The Future of Cybersecurity Is the Quantum Random Number Generator

Truly random numbers will provide an unbreakable tool set for cryptography

10 min read
Illustration by Greg Mably
Illustration: Greg Mably

In 1882, a banker in Sacramento, Calif., named Frank Miller developed an absolutely unbreakable encryption method. Nearly 140 years later, cryptographers have yet to come up with something better.

Miller had learned about cryptography while serving as a military investigator during the U.S. Civil War. Sometime later, he grew interested in telegraphy and especially the challenge of preventing fraud by wire—a problem that was frustrating many bankers at the time. As a contemporary, Robert Slater, the secretary of the French Atlantic Telegraph Co., wrote in his 1870 book Telegraphic Code, to Ensure Secresy [sic] in the Transmission of Telegrams, “Nothing then is easier for a dishonest cable operator than the commission of a fraud of gigantic extent.”

Keep reading... Show less

Stay ahead of the latest trends in technology. Become an IEEE member.

This article is for IEEE members only. Join the world’s largest professional organization devoted to engineering and applied sciences and get access to all of Spectrum’s articles, podcasts, and special reports. Learn more →

Membership includes:

  • Get unlimited access to IEEE Spectrum content
  • Follow your favorite topics to create a personalized feed of IEEE Spectrum content
  • Save Spectrum articles to read later
  • Network with other technology professionals
  • Establish a professional profile
  • Create a group to share and collaborate on projects
  • Discover IEEE events and activities
  • Join and participate in discussions

Video Friday: Robot Training

3 min read
A red bipedal robot with wheels for feet and hands stands upright at the top of steps with the city of Philadelphia in the background

Your weekly selection of awesome robot videos

Video Friday is your weekly selection of awesome robotics videos, collected by your friends at IEEE Spectrum robotics. We also post a weekly calendar of upcoming robotics events for the next few months. Please send us your events for inclusion.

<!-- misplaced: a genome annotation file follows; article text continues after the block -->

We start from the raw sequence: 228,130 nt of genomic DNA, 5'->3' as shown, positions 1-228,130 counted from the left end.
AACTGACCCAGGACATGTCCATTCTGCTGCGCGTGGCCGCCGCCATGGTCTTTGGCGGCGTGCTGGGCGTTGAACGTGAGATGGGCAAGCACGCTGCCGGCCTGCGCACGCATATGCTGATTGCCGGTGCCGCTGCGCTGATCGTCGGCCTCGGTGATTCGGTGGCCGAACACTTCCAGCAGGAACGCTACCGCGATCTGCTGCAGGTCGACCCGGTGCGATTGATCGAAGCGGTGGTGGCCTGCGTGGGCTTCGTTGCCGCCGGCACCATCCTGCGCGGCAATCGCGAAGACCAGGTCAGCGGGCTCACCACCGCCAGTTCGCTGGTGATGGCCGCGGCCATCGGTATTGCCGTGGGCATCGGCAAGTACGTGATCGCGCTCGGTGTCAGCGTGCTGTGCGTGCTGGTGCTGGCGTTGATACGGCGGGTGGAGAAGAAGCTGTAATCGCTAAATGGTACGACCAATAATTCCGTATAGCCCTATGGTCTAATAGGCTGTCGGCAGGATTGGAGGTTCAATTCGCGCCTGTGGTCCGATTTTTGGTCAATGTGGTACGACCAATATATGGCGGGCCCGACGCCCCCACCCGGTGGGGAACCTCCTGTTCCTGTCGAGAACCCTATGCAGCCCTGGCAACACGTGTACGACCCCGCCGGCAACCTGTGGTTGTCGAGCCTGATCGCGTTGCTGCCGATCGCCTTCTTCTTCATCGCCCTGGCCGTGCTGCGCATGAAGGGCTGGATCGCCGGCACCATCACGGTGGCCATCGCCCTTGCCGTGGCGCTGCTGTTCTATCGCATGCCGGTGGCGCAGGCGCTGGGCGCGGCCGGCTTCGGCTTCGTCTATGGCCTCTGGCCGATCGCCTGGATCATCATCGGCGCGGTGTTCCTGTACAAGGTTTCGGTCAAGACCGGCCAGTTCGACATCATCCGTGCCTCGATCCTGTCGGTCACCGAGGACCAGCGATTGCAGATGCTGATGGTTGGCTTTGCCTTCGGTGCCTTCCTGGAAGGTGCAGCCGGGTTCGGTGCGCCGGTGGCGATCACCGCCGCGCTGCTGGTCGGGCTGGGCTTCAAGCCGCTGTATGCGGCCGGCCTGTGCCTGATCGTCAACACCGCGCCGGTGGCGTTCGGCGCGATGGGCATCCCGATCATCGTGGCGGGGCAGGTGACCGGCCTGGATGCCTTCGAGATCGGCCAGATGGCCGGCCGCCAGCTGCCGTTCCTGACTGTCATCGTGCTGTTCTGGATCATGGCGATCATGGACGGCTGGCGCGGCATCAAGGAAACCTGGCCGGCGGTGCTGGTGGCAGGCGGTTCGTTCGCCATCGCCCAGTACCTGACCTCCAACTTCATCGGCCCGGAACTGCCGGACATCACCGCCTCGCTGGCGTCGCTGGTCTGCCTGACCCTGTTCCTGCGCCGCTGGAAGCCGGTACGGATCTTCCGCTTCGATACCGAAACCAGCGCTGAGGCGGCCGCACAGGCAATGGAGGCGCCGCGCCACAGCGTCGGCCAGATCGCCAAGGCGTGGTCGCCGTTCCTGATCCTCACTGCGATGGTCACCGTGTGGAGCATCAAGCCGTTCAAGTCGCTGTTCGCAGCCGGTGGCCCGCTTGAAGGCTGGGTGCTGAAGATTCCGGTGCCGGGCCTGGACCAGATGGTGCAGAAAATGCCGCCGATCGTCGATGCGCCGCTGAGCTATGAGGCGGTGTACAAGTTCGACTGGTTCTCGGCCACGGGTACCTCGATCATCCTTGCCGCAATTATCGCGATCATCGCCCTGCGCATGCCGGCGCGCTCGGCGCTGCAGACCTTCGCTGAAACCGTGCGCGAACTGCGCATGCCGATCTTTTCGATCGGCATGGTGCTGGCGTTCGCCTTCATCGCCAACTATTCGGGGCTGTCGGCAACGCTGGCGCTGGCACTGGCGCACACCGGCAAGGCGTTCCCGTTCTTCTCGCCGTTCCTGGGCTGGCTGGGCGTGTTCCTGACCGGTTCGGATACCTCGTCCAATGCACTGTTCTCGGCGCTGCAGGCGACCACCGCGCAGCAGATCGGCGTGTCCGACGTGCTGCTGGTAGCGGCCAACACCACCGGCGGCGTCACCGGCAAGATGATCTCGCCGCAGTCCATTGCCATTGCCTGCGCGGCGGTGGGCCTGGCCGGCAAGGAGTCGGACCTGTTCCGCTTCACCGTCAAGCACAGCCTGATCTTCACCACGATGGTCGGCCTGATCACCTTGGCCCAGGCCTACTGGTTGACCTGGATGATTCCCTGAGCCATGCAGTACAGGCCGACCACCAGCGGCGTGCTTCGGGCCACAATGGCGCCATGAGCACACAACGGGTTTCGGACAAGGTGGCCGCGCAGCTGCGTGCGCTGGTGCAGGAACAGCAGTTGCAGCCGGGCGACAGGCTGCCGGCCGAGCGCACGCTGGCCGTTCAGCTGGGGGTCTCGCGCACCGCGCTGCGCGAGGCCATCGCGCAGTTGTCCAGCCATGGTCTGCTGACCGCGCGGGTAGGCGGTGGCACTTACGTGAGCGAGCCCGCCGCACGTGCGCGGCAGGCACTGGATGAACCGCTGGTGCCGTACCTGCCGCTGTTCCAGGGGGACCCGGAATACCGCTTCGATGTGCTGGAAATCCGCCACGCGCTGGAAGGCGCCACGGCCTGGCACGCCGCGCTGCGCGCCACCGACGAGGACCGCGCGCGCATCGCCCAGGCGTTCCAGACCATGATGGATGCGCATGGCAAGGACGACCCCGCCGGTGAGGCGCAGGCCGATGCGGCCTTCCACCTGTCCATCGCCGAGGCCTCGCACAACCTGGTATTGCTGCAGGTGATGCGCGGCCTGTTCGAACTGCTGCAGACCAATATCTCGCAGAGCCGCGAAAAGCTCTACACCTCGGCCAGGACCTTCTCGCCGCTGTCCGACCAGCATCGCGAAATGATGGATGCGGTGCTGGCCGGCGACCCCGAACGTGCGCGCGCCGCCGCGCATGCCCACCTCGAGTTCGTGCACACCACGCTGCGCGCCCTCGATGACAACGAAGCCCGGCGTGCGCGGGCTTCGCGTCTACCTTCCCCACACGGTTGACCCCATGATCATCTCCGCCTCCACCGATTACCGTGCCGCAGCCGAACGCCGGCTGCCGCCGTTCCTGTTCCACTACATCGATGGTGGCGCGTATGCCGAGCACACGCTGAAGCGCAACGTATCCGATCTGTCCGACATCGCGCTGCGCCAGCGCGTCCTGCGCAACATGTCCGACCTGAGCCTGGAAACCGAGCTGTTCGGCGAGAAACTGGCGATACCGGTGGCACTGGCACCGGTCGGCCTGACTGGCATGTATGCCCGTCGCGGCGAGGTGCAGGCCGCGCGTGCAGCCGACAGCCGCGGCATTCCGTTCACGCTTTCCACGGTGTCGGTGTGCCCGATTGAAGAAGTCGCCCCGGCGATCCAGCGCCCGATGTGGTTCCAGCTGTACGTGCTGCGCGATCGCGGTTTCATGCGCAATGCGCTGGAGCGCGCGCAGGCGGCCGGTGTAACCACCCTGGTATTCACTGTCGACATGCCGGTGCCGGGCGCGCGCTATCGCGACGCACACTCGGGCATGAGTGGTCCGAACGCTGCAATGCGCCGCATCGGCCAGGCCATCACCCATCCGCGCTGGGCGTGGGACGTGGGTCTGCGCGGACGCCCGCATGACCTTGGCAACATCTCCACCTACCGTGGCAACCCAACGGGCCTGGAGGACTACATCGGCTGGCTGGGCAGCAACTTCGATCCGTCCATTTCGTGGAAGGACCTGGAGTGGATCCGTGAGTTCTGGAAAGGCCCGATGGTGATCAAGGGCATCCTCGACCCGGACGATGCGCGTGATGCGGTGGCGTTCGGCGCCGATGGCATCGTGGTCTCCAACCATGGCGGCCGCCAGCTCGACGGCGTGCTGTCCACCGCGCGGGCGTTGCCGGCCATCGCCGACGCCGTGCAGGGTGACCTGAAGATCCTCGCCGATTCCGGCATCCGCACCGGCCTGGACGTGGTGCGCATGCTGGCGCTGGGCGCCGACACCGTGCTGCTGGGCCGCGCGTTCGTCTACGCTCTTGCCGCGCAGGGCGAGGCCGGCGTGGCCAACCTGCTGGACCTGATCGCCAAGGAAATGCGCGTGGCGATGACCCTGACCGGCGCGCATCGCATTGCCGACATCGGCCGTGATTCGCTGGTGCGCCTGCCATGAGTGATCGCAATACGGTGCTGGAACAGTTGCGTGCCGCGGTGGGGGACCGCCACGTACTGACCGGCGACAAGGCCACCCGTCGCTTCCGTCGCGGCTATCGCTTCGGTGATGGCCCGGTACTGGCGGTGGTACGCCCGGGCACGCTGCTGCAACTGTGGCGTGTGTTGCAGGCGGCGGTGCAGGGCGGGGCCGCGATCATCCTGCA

IEEE ARSO 2022: 28 May–30 May 2022, LONG BEACH, CALIF.
RSS 2022: 21 June–1 July 2022, NEW YORK CITY
ERF 2022: 28 June–30 June 2022, ROTTERDAM, NETHERLANDS
RoboCup 2022: 11 July–17 July 2022, BANGKOK
IEEE CASE 2022: 20 August–24 August 2022, MEXICO CITY
CLAWAR 2022: 12 September–14 September 2022, AZORES, PORTUGAL
CoRL 2022: 14 December–18 December 2022, AUCKLAND, NEW ZEALAND

Enjoy today's videos!

Keep Reading ↓ Show less

Charles Babbage’s Difference Engine Turns 200

Error-riddled astronomical tables inspired the first computer—and the first vaporware

7 min read
An intricate metal clockwork consisting of columns of toothed gears on a rectangular wooden base.

During Charles Babbage’s lifetime, this 2,000-part clockwork was as near to completion as his Difference Engine ever got.

Science Museum Group

It was an idea born of frustration, or at least that’s how Charles Babbage would later recall the events of the summer of 1821. That fateful summer, Babbage and his friend and fellow mathematician John Herschel were in England editing astronomical tables. Both men were founding members of the Royal Astronomical Society, but editing astronomical tables is a tedious task, and they were frustrated by all of the errors they found. Exasperated, Babbage exclaimed, “I wish to God these calculations had been executed by steam.” To which Herschel replied, “It is quite possible.“

Babbage and Herschel were living in the midst of what we now call the Industrial Revolution, and steam-powered machinery was already upending all types of business. Why not astronomy too?

Keep Reading ↓ Show less

Modern System Level Design for Aerospace & Defense

Join this webinar series to learn the most important aspects of modern system-level design for RF and microwave applications in aerospace and defense

1 min read
Keysight
Keysight

More than ever, aerospace and defense companies must lower costs, accelerate their R&D, and reduce risk, all while simultaneously maintaining a high level of mission readiness. Register for this free webinar now!

Keysight is addressing these design challenges for RF and microwave applications, particularly for aerospace and defense applications.

Keep Reading ↓ Show less